Experts Answer Assorted Questions Concerning Pet Food Recall


            Q: I fed some of the affected (recalled) pet food to both my cats, Thelma and Louise, and they seem fine. But what about me? I’m pregnant and handled the food. It is very wrong to make people worried about themselves, not to mention their animals.  C. C., San Diego, CA

            A: Your question is valid; I understand your concern, as does veterinary toxicologist Dr. Steve Hansen, director of the ASPCA Animal Poison Control Center, Urbana, IL. While indeed the contaminant found in the recalled food, a rodenticide called aminopterin is very potent, there doesn’t seem enough in the pet food could affect you or your unborn child by either simply being on your skin (and passing into your system that way) or by you not washing your hands after having fed your pet, and accidentally ingesting a miniscule amount. Hansen says if it turns out an additional foreign substance is found in the food (which remains possible), the answer could conceivably change. Still, most pets who have eaten multiple meals of the tainted food have not become seriously ill. So, it’s unlikely a trace amount would affect a person

            Q: My 12-year old Shetland sheepdog died last year from kidney disease. She had always been a healthy and active dogs. She did eat the Iams recalled product. I have always been confused about why my dog contracted kidney disease, and I’m wondering if the food was responsible.  A. F., Harford, CN

            A: “We have no evidence to support that problems with pet foods occurred on any product before the recall,” says Dr. Richard Goldstein, an internal medicine specialist and assistant professor Small Animal Medicine at the Cornell University College of Veterinary Medicine, Ithaca, NY, Goldstein is working with the Food and Drug Administration and others to determine exactly what happened. He says “Pets have always died of kidney failure; this is nothing new. Chronic kidney failure is a fairly common gradual underlying long-term disease, and it is not caused directly by diet. Sometime it can go undetected for a long time, so it may seem sudden once it is diagnosed. Acute kidney failure is a sudden onset which might be caused by a toxin, as we’re seeing in some of the pets who ate the contaminated food. But there are other possible causes of acute kidney failure as well, including an obstruction, infection and cancer.”

            Q: My dog ate some of the food which I know was recalled. He seems fine. What do I do?  V. H., St. Paul, MN

            A: Goldstein says that some pets who clearly ate the tainted food have appeared asymptomatic, but then once they visit the veterinarian, in fact, the kidney values are shown to be totally out whack. It turns out, these pets do require treatment. However, Goldstein adds that as more and more time goes by, it’s more and more likely your dog was just not affected. Some pets got sick; some didn’t. It’s conceivable pets with underlying chronic kidney disease (perhaps undetected) were more susceptible. Older pet have been more susceptible. In general cats have been more vulnerable, as smaller dogs have been. Larger dogs have better withstood any affects.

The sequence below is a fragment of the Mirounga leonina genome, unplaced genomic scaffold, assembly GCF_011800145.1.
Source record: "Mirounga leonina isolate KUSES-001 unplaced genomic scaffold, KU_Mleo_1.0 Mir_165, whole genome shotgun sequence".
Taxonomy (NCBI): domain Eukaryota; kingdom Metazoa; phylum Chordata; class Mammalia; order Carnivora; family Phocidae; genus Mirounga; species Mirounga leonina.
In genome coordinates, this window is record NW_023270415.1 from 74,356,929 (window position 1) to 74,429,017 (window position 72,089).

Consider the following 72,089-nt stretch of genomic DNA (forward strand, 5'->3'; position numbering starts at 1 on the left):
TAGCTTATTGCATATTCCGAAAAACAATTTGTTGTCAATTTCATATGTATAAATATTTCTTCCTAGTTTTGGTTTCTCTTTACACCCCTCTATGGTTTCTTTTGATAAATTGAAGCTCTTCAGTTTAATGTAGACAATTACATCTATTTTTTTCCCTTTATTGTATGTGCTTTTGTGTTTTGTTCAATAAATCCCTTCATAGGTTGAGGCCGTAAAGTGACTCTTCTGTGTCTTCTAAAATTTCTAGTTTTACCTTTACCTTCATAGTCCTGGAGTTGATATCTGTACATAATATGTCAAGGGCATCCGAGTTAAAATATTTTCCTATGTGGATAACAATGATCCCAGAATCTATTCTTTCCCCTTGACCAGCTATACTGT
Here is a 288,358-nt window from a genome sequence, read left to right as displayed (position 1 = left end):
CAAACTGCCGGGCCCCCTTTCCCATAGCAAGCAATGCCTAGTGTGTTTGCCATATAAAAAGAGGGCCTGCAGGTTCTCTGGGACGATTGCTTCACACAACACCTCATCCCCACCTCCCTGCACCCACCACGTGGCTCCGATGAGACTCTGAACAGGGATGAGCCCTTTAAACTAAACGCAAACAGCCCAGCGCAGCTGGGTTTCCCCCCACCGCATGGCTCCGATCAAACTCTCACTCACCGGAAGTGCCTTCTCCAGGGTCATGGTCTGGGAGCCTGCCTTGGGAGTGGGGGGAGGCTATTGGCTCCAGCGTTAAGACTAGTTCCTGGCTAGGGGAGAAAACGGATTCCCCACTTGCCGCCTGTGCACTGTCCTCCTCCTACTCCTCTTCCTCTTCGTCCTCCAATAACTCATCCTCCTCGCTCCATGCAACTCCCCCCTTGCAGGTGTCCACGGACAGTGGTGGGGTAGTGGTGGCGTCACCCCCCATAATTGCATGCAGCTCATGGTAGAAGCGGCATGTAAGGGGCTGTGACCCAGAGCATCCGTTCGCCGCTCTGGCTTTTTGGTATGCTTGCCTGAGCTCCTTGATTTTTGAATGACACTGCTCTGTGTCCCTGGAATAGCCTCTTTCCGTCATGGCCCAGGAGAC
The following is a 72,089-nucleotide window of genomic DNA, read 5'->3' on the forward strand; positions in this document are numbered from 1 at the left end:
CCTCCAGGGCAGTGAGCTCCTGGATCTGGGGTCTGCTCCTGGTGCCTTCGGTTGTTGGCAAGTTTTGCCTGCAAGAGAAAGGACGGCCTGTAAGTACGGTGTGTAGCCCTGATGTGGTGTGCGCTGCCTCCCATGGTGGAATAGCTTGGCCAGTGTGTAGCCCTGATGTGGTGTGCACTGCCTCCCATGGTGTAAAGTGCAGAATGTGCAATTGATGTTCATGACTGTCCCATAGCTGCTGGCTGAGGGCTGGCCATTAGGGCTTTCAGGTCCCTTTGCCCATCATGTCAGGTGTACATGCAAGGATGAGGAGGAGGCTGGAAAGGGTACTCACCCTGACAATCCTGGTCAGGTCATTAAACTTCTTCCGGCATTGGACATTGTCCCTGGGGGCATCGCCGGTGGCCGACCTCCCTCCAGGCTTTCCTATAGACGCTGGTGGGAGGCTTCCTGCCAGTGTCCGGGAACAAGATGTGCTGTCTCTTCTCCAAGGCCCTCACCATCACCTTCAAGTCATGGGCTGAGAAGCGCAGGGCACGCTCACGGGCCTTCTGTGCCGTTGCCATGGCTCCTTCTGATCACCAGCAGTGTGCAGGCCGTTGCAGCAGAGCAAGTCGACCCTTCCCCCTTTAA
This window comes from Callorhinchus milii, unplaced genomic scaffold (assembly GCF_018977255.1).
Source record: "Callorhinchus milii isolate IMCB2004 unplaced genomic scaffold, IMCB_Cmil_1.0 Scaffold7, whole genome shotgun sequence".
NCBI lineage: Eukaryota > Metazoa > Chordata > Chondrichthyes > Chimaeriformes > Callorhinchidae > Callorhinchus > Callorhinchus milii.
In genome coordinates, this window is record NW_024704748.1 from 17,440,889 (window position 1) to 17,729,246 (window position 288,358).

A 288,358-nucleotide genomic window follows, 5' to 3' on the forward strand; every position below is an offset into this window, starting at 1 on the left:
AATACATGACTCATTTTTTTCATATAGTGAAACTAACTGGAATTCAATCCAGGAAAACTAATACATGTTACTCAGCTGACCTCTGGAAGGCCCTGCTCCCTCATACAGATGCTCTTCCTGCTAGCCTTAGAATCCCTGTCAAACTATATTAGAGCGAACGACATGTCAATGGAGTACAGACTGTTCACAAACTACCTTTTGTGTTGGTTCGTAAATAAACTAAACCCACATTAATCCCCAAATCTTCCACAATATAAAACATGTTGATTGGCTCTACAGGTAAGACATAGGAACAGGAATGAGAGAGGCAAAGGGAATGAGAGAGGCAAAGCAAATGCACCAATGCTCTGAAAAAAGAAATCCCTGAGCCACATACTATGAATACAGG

Q: Should we all be avoiding wheat gluten in our pet foods from now on?  C D., Lexington, KY
            Q: What is wheat gluten anyway? Can our pets live without it? C. H., Tampa, FL

            A: Internet reports have targeted wheat gluten contaminated with aminopterin (the rodenticide) from a foreign source, such as China. It’s true, aminopterin is not approved for use (by the EPA) in the United States. According to Dr. Stephen Sundlof, director of the Center for Veterinary Medicine at the FDA the source of the wheat gluten is unknown. But Sundlof contradicted himself at the press conference held March 23 indicating the FDA knows who brokered the wheat gluten. He did not indicate who that was.
            In any case, Dr. Kathryn Michel, veterinary nutritionist and associate professor of nutrition at the University of the Pennsylvania School of Veterinary Medicine, Philadelphia says wheat gluten is a protein component in wheat, and is used as a source of protein and/or as a binding agent in some pet foods. It is certainly easy enough to find pet foods without wheat gluten. But there’s nothing inherently bad about wheat gluten, per se. And Goldstein says, so far, while wheat gluten has been implicated in pet food scandal, there’s been no scientific confirmation.